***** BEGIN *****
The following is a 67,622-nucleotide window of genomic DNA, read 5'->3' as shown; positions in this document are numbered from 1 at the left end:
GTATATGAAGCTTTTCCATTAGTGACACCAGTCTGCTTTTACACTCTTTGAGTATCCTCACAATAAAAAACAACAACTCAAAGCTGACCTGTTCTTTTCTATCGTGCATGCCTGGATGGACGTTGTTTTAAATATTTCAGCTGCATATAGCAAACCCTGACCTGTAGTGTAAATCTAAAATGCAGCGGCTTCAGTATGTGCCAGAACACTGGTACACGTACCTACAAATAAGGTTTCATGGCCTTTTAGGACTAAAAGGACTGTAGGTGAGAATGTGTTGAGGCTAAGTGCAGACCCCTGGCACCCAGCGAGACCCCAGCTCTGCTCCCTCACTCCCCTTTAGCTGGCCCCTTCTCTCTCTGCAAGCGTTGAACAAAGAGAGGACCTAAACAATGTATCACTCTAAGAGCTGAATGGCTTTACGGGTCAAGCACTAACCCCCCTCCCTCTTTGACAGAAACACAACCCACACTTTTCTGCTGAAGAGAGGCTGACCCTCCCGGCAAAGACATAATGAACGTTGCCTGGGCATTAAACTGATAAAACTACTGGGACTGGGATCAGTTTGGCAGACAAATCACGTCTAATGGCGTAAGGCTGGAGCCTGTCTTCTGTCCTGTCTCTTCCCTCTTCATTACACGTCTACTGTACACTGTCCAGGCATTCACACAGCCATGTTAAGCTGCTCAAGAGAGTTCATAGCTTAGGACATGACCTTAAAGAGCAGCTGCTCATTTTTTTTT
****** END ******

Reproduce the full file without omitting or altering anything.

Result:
The following is a 67,622-nucleotide window of genomic DNA, read 5'->3' as shown; positions in this document are numbered from 1 at the left end:
GTATATGAAGCTTTTCCATTAGTGACACCAGTCTGCTTTTACACTCTTTGAGTATCCTCACAATAAAAAACAACAACTCAAAGCTGACCTGTTCTTTTCTATCGTGCATGCCTGGATGGACGTTGTTTTAAATATTTCAGCTGCATATAGCAAACCCTGACCTGTAGTGTAAATCTAAAATGCAGCGGCTTCAGTATGTGCCAGAACACTGGTACACGTACCTACAAATAAGGTTTCATGGCCTTTTAGGACTAAAAGGACTGTAGGTGAGAATGTGTTGAGGCTAAGTGCAGACCCCTGGCACCCAGCGAGACCCCAGCTCTGCTCCCTCACTCCCCTTTAGCTGGCCCCTTCTCTCTCTGCAAGCGTTGAACAAAGAGAGGACCTAAACAATGTATCACTCTAAGAGCTGAATGGCTTTACGGGTCAAGCACTAACCCCCCTCCCTCTTTGACAGAAACACAACCCACACTTTTCTGCTGAAGAGAGGCTGACCCTCCCGGCAAAGACATAATGAACGTTGCCTGGGCATTAAACTGATAAAACTACTGGGACTGGGATCAGTTTGGCAGACAAATCACGTCTAATGGCGTAAGGCTGGAGCCTGTCTTCTGTCCTGTCTCTTCCCTCTTCATTACACGTCTACTGTACACTGTCCAGGCATTCACACAGCCATGTTAAGCTGCTCAAGAGAGTTCATAGCTTAGGACATGACCTTAAAGAGCAGCTGCTCATTTTTTTTT